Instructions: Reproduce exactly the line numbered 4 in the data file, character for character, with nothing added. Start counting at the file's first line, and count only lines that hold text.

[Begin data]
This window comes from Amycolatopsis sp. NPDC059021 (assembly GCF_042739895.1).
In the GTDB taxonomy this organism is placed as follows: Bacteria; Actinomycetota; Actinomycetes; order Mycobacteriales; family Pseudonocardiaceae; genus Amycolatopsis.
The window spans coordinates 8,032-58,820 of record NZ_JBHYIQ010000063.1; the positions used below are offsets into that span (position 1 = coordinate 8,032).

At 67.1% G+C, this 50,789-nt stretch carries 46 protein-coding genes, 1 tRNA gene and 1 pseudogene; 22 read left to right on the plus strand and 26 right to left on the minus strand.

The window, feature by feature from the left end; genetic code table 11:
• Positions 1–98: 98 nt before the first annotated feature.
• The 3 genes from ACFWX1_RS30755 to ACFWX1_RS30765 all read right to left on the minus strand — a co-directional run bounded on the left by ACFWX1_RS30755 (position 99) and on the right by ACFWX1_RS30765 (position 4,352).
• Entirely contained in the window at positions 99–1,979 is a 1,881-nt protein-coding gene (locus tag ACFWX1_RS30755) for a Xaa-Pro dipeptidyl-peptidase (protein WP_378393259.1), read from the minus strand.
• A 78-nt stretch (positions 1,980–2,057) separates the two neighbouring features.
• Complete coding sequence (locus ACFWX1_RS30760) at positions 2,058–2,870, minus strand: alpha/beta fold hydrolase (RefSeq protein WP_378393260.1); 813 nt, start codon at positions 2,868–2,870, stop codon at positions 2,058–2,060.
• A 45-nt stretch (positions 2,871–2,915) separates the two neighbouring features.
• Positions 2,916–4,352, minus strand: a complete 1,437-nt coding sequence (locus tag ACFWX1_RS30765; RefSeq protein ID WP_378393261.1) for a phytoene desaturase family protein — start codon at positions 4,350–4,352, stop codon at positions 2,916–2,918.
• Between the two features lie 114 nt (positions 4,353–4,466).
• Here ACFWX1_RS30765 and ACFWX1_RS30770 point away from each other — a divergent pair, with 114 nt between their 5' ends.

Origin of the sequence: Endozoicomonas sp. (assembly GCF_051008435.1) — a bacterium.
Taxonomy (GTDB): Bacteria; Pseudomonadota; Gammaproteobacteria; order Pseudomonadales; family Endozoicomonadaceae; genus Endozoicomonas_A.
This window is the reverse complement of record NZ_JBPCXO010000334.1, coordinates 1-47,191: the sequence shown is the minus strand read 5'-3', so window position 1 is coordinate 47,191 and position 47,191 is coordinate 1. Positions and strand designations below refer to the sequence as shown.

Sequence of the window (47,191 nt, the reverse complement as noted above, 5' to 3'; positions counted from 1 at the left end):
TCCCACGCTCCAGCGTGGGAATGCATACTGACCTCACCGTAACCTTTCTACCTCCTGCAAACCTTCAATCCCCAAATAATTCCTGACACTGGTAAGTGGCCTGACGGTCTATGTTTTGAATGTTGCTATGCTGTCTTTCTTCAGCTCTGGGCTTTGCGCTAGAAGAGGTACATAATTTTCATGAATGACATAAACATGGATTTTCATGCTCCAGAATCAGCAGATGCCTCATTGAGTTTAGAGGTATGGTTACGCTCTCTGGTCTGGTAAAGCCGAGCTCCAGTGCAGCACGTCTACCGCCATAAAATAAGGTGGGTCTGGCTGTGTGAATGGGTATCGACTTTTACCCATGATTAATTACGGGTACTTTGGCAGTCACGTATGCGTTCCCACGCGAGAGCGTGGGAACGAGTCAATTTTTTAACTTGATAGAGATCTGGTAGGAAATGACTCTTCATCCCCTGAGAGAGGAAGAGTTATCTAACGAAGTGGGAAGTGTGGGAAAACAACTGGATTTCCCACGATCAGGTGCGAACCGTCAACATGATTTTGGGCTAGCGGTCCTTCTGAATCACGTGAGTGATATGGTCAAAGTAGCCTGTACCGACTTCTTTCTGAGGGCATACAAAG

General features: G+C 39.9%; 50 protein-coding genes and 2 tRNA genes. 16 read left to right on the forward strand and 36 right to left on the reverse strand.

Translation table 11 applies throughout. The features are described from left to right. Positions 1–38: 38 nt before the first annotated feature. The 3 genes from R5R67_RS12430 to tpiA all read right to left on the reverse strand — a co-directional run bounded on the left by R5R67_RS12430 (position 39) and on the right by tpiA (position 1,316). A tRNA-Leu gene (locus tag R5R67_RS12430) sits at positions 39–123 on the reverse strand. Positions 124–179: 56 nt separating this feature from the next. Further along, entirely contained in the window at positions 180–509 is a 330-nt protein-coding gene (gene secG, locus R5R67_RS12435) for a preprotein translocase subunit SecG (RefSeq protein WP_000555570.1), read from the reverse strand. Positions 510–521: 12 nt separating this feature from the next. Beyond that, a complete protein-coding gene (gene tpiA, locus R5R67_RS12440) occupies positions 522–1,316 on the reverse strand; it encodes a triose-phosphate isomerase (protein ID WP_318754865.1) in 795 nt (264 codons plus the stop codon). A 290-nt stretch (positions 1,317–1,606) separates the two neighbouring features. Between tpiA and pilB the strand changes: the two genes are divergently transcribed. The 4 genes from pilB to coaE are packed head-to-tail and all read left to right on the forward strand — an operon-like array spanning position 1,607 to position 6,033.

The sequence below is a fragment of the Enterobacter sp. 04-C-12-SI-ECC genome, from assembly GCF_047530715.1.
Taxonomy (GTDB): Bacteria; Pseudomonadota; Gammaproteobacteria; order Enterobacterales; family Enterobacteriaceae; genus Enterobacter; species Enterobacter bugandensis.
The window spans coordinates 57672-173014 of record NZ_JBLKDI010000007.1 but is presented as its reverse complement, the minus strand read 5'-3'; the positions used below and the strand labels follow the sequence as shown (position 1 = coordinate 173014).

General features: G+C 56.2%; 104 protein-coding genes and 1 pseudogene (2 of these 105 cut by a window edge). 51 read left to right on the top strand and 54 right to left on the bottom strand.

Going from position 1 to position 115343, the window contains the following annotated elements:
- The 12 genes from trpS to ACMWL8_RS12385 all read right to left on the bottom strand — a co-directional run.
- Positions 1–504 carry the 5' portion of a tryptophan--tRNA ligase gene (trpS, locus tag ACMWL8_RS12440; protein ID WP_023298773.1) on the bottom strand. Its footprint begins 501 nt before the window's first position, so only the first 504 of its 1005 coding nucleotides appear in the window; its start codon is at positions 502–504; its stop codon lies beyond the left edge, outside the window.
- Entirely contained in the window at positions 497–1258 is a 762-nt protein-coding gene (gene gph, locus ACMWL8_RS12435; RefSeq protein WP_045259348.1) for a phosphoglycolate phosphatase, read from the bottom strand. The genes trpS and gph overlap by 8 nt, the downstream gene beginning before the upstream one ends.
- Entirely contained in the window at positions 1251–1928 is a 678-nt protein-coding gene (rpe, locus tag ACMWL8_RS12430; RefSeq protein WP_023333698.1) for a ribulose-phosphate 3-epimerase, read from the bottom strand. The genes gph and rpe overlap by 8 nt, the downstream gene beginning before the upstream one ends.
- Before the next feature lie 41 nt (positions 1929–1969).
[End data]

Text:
At 67.1% G+C, this 50,789-nt stretch carries 46 protein-coding genes, 1 tRNA gene and 1 pseudogene; 22 read left to right on the plus strand and 26 right to left on the minus strand.